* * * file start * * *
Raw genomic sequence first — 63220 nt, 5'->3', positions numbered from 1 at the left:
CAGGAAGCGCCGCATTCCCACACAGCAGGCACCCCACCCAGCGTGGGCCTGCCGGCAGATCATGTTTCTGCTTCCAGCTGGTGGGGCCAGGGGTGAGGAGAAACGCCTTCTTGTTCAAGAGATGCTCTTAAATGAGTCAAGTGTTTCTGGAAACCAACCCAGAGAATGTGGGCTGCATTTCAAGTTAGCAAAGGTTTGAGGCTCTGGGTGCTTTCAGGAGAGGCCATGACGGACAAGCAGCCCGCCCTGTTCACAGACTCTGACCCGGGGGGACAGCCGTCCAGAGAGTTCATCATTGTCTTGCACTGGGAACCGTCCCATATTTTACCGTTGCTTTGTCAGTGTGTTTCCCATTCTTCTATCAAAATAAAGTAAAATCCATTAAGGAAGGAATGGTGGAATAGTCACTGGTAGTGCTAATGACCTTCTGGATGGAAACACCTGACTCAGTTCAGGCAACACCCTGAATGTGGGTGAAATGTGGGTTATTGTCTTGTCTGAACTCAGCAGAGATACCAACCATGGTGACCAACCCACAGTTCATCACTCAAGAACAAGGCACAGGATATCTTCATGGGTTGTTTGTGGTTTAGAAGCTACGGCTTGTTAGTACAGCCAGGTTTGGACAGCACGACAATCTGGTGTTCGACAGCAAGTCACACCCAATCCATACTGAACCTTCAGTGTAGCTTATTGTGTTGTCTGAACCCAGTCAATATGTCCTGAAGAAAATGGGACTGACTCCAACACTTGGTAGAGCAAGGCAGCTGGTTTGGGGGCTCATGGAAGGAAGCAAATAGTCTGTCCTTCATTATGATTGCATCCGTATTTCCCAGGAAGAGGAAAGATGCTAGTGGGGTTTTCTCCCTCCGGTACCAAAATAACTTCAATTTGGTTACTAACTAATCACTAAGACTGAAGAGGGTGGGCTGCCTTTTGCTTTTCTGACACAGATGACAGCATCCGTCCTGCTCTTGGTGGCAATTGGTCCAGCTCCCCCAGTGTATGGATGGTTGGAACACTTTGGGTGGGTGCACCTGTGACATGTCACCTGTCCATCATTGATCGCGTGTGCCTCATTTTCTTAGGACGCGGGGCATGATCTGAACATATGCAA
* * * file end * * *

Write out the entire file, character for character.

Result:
Raw genomic sequence first — 63220 nt, 5'->3', positions numbered from 1 at the left:
CAGGAAGCGCCGCATTCCCACACAGCAGGCACCCCACCCAGCGTGGGCCTGCCGGCAGATCATGTTTCTGCTTCCAGCTGGTGGGGCCAGGGGTGAGGAGAAACGCCTTCTTGTTCAAGAGATGCTCTTAAATGAGTCAAGTGTTTCTGGAAACCAACCCAGAGAATGTGGGCTGCATTTCAAGTTAGCAAAGGTTTGAGGCTCTGGGTGCTTTCAGGAGAGGCCATGACGGACAAGCAGCCCGCCCTGTTCACAGACTCTGACCCGGGGGGACAGCCGTCCAGAGAGTTCATCATTGTCTTGCACTGGGAACCGTCCCATATTTTACCGTTGCTTTGTCAGTGTGTTTCCCATTCTTCTATCAAAATAAAGTAAAATCCATTAAGGAAGGAATGGTGGAATAGTCACTGGTAGTGCTAATGACCTTCTGGATGGAAACACCTGACTCAGTTCAGGCAACACCCTGAATGTGGGTGAAATGTGGGTTATTGTCTTGTCTGAACTCAGCAGAGATACCAACCATGGTGACCAACCCACAGTTCATCACTCAAGAACAAGGCACAGGATATCTTCATGGGTTGTTTGTGGTTTAGAAGCTACGGCTTGTTAGTACAGCCAGGTTTGGACAGCACGACAATCTGGTGTTCGACAGCAAGTCACACCCAATCCATACTGAACCTTCAGTGTAGCTTATTGTGTTGTCTGAACCCAGTCAATATGTCCTGAAGAAAATGGGACTGACTCCAACACTTGGTAGAGCAAGGCAGCTGGTTTGGGGGCTCATGGAAGGAAGCAAATAGTCTGTCCTTCATTATGATTGCATCCGTATTTCCCAGGAAGAGGAAAGATGCTAGTGGGGTTTTCTCCCTCCGGTACCAAAATAACTTCAATTTGGTTACTAACTAATCACTAAGACTGAAGAGGGTGGGCTGCCTTTTGCTTTTCTGACACAGATGACAGCATCCGTCCTGCTCTTGGTGGCAATTGGTCCAGCTCCCCCAGTGTATGGATGGTTGGAACACTTTGGGTGGGTGCACCTGTGACATGTCACCTGTCCATCATTGATCGCGTGTGCCTCATTTTCTTAGGACGCGGGGCATGATCTGAACATATGCAA